From what I've read, it's not obvious that it is much more than wishful thinking. Data is inherently relational, meaning it forms a network. The value of data depends in large part on its volume and its variety. This can lead to network effects in which, when data is broadly available, having even just a little bit more volume or variety than others can lead to winner-take-all outcomes from network effects. The OECD's analysis indicated that data enables multi-sided markets which can combine with increased returns to scale and scope, leading to dominance, winner-take-all, and competition for the market rather than in the market. In a separate study, they point to non-linear returns and network effects, with obvious competition implications.
And speaking of dysfunctional markets, there's good evidence that the claim that people will enter into a "value exchange" involving their data is an imaginary position that only data marketers believe in. People don't see a value exchange, they just hate you in silence. I don't blame anyone for wishing such an exchange existed, but I believe that reality-based marketing works better.
Which brings us to another trope: that we somehow don't have a definition of privacy. I mean, it's a somewhat contested space, but not that contested. We have a pretty broadly accepted definition that works very well in the trenches (it's what I've used at The Times for the past four years), that has its own conference, is massively cited, and is referenced in social and data science textbooks. I covered it for a general audience. I also introduced it for use in a standards context, which hopefully TAG/PING can find some consensus around soon.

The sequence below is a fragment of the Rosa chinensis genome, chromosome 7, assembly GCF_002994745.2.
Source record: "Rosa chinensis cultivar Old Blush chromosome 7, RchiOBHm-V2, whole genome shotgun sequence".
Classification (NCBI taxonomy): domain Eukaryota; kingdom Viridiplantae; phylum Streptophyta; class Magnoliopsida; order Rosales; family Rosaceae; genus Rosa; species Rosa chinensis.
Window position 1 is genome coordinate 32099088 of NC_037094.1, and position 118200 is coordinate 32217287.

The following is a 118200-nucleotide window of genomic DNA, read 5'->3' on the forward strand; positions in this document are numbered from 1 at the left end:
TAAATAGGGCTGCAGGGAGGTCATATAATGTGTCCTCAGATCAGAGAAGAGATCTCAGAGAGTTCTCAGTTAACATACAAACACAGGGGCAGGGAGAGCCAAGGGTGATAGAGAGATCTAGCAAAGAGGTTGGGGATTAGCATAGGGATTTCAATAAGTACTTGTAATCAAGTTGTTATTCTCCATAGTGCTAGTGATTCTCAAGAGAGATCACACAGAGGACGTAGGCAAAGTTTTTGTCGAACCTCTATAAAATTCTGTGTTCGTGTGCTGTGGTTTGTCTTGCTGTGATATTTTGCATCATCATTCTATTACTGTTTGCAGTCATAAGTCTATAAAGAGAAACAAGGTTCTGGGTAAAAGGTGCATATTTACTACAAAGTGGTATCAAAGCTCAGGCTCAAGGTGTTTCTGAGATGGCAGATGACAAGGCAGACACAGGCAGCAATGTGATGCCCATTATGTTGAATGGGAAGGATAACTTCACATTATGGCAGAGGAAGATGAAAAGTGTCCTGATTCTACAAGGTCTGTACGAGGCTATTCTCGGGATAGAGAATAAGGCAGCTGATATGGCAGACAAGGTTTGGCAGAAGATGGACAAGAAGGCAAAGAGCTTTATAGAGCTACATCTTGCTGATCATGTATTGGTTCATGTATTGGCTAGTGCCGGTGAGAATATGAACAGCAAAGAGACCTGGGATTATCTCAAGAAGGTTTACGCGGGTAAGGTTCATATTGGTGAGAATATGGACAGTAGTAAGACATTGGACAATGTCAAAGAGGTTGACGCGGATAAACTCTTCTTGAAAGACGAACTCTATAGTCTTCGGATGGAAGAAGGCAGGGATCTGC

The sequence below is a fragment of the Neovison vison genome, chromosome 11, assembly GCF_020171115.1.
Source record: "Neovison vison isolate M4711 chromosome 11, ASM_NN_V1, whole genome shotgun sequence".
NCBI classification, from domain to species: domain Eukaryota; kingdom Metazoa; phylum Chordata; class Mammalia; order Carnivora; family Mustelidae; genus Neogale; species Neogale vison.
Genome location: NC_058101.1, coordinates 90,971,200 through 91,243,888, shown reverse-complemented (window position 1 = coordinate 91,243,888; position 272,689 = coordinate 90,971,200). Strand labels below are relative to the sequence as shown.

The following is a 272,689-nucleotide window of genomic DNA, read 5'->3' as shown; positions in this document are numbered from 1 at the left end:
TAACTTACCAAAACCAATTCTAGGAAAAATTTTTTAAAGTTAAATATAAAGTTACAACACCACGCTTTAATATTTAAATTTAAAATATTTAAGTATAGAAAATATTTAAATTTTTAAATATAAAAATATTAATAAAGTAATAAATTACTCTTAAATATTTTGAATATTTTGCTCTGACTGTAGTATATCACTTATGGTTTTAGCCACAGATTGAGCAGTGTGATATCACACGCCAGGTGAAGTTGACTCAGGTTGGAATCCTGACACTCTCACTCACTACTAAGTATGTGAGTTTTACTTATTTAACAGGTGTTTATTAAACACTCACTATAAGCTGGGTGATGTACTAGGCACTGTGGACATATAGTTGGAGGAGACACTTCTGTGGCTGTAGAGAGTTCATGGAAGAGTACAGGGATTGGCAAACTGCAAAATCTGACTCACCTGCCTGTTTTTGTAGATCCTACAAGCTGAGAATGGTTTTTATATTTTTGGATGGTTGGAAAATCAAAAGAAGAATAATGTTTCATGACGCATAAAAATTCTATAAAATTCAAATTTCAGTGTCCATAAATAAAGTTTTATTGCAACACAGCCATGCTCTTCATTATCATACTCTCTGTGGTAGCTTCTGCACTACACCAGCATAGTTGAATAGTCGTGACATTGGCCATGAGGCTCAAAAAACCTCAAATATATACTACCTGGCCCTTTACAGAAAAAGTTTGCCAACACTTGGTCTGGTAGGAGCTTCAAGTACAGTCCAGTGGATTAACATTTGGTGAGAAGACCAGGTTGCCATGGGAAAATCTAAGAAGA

I could keep going, but this might be enough of a literature review for today. The way I see it, we have a pretty straightforward choice. We can keep loudly blustering that doing more of exactly what we've done for the past two decades will somehow magically lead to different outcomes, or we can actually bite the bullet, whether we like it or not, and find solutions that actually work.
Detractors often depict privacy work as being "ideological." If believing that people shouldn't live in fear of their tech betraying them is ideological, I'll take it. But there's a purely profits-driven consideration if that's what you want: people don't want to be recognised across contexts, and trying to force that to happen is an arms race against users which you'll eventually lose.
I know that these are not easy changes. We have yet to scale a business model that does not rely on advertising (subscriptions are highly reliant on it), and much of advertising has, for a while, been privacy-hostile. Changing that is a big reinvention. But we need to reform data and advertising, despite the complexity and the risk, because it's the only discernible path forward that has any sustainability to it.
So with this in mind, I'd like to suggest that we stop wasting time revisiting the failed strategies of a broken system, and instead invest in making it work. There's no path forward listening to privacy denialists and not much in the way of facts to back them up — so let's stop pretending bullshit should have a seat at the table.